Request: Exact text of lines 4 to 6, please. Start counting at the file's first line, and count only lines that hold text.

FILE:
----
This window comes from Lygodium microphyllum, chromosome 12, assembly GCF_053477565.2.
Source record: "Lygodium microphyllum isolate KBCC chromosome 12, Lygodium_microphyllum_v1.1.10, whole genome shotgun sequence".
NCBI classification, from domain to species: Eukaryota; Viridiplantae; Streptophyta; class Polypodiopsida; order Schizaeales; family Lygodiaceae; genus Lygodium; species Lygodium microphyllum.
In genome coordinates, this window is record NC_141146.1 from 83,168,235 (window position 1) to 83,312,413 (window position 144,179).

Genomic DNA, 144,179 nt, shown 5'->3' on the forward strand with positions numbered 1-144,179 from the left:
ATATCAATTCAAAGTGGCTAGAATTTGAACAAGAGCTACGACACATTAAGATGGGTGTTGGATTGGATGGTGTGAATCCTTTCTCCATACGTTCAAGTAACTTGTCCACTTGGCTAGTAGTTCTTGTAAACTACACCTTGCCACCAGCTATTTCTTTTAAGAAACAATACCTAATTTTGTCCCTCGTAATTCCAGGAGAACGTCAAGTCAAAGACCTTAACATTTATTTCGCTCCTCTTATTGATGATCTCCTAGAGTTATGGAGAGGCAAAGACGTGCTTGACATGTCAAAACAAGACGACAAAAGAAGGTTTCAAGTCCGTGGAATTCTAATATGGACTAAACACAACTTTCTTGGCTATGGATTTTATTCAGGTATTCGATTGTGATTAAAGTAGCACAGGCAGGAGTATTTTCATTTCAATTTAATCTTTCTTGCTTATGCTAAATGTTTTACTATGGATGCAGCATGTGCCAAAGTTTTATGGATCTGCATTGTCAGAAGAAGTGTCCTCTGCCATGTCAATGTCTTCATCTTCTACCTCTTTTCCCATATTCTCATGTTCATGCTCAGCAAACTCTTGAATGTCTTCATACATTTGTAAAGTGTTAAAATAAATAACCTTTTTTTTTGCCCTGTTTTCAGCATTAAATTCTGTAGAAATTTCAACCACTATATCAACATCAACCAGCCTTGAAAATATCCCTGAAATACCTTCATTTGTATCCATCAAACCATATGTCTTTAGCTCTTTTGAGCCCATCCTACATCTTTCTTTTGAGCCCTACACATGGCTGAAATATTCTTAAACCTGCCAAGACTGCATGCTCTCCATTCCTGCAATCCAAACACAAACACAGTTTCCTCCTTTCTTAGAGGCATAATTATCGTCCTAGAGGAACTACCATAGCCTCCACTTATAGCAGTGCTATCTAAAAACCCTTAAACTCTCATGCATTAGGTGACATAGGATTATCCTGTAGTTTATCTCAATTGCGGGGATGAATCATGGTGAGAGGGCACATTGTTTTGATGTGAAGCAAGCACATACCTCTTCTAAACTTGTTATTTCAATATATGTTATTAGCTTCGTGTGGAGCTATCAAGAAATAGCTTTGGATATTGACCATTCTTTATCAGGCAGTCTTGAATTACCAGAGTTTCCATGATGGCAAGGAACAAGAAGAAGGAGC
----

In genome coordinates, this window is record NC_141146.1 from 83,168,235 (window position 1) to 83,312,413 (window position 144,179).

Genomic DNA, 144,179 nt, shown 5'->3' on the forward strand with positions numbered 1-144,179 from the left:
ATATCAATTCAAAGTGGCTAGAATTTGAACAAGAGCTACGACACATTAAGATGGGTGTTGGATTGGATGGTGTGAATCCTTTCTCCATACGTTCAAGTAACTTGTCCACTTGGCTAGTAGTTCTTGTAAACTACACCTTGCCACCAGCTATTTCTTTTAAGAAACAATACCTAATTTTGTCCCTCGTAATTCCAGGAGAACGTCAAGTCAAAGACCTTAACATTTATTTCGCTCCTCTTATTGATGATCTCCTAGAGTTATGGAGAGGCAAAGACGTGCTTGACATGTCAAAACAAGACGACAAAAGAAGGTTTCAAGTCCGTGGAATTCTAATATGGACTAAACACAACTTTCTTGGCTATGGATTTTATTCAGGTATTCGATTGTGATTAAAGTAGCACAGGCAGGAGTATTTTCATTTCAATTTAATCTTTCTTGCTTATGCTAAATGTTTTACTATGGATGCAGCATGTGCCAAAGTTTTATGGATCTGCATTGTCAGAAGAAGTGTCCTCTGCCATGTCAATGTCTTCATCTTCTACCTCTTTTCCCATATTCTCATGTTCATGCTCAGCAAACTCTTGAATGTCTTCATACATTTGTAAAGTGTTAAAATAAATAACCTTTTTTTTTGCCCTGTTTTCAGCATTAAATTCTGTAGAAATTTCAACCACTATATCAACATCAACCAGCCTTGAAAATATCCCTGAAATACCTTCATTTGTATCCATCAAACCATATGTCTTTAGCTCTTTTGAGCCCATCCTACATCTTTCTTTTGAGCCCTACACATGGCTGAAATATTCTTAAACCTGCCAAGACTGCATGCTCTCCATTCCTGCAATCCAAACACAAACACAGTTTCCTCCTTTCTTAGAGGCATAATTATCGTCCTAGAGGAACTACCATAGCCTCCACTTATAGCAGTGCTATCTAAAAACCCTTAAACTCTCATGCATTAGGTGACATAGGATTATCCTGTAGTTTATCTCAATTGCGGGGATGAATCATGGTGAGAGGGCACATTGTTTTGATGTGAAGCAAGCACATACCTCTTCTAAACTTGTTATTTCAATATATGTTATTAGCTTCGTGTGGAGCTATCAAGAAATAGCTTTGGATATTGACCATTCTTTATCAGGCAGTCTTGAATTACCAGAGTTTCCATGATGGCAAGGAACAAGAAGAAGGAGC